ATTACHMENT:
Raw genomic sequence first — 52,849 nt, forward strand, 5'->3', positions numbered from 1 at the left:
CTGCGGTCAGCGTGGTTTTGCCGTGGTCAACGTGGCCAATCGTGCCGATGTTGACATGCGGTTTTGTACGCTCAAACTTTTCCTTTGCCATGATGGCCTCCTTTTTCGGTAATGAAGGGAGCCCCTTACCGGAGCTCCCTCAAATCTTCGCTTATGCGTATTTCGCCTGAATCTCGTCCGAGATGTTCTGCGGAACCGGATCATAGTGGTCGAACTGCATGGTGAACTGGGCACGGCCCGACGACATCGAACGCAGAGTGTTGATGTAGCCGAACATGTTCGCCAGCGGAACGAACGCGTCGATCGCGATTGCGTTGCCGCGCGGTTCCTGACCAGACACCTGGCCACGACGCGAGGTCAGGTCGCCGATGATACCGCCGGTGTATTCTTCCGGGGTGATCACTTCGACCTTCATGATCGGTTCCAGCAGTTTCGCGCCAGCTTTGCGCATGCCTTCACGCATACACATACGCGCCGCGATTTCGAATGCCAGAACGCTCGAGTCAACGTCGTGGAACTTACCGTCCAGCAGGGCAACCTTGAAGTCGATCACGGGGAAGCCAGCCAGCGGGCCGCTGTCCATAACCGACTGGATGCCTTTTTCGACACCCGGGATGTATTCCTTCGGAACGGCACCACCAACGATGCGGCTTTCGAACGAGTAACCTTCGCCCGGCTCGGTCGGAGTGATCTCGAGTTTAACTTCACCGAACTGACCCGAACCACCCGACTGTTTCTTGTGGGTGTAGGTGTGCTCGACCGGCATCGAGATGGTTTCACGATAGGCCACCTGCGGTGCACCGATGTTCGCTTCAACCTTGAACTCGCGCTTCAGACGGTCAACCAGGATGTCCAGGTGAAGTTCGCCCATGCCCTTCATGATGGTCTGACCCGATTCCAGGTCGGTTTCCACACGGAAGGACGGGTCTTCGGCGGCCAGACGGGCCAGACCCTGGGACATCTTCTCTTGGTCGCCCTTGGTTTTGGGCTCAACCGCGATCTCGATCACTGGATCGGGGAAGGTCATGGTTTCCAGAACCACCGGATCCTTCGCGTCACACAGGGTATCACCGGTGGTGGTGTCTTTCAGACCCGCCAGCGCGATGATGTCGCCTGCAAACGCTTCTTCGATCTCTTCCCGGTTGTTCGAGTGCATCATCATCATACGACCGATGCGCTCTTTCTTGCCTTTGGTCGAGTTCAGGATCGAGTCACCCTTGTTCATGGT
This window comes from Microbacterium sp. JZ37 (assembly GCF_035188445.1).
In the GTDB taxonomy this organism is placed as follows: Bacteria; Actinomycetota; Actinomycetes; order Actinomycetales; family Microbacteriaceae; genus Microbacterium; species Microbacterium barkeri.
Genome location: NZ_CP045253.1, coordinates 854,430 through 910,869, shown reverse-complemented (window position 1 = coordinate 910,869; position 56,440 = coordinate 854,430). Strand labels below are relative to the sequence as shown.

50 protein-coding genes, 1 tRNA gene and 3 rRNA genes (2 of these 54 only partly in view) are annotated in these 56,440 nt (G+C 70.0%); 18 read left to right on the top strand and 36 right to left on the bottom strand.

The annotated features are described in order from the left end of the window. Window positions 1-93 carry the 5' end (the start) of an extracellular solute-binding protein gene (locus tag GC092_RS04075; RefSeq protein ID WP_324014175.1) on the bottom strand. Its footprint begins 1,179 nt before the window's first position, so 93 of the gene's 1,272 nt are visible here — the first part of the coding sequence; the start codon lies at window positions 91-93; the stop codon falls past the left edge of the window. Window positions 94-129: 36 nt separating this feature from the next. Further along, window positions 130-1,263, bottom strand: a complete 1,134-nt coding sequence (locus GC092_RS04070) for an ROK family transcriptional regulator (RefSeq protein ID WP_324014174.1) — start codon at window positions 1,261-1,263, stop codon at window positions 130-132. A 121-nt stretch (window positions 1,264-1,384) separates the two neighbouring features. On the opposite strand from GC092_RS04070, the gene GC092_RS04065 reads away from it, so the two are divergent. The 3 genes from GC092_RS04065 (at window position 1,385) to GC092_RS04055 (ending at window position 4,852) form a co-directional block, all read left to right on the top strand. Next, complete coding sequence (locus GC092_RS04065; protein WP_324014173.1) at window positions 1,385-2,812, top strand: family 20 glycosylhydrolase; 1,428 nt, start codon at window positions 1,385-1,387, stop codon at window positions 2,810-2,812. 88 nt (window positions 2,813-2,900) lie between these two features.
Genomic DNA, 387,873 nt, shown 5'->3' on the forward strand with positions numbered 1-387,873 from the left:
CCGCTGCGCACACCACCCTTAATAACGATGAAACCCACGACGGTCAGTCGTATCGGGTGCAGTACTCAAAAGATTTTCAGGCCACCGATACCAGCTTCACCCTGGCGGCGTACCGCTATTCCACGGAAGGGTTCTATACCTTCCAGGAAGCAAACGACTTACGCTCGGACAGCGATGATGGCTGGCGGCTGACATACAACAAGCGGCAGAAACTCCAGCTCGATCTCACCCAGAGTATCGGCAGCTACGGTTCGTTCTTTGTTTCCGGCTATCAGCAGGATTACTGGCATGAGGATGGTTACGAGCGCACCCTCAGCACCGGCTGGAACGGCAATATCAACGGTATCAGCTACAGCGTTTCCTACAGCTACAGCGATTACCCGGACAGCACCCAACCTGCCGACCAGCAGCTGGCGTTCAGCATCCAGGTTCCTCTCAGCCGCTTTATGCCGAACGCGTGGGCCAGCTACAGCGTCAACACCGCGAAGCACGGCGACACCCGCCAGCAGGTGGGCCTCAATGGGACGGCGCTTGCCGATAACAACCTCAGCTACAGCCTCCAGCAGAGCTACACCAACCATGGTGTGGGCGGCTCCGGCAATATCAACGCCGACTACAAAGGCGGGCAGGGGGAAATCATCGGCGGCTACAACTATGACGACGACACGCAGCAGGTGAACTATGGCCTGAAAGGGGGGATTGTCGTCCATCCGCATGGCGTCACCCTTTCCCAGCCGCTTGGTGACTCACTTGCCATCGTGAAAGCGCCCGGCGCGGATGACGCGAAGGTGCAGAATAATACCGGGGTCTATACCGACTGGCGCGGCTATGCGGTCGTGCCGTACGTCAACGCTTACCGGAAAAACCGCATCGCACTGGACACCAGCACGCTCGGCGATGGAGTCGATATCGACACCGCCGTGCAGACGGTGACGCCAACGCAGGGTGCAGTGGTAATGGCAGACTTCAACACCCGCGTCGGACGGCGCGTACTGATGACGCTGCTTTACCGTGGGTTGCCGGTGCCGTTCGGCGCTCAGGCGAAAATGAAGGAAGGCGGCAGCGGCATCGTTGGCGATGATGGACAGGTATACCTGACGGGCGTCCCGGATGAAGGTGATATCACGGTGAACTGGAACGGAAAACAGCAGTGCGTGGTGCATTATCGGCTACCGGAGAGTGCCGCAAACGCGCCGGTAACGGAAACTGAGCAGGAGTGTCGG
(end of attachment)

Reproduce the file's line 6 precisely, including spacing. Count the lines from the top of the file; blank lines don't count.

50 protein-coding genes, 1 tRNA gene and 3 rRNA genes (2 of these 54 only partly in view) are annotated in these 56,440 nt (G+C 70.0%); 18 read left to right on the top strand and 36 right to left on the bottom strand.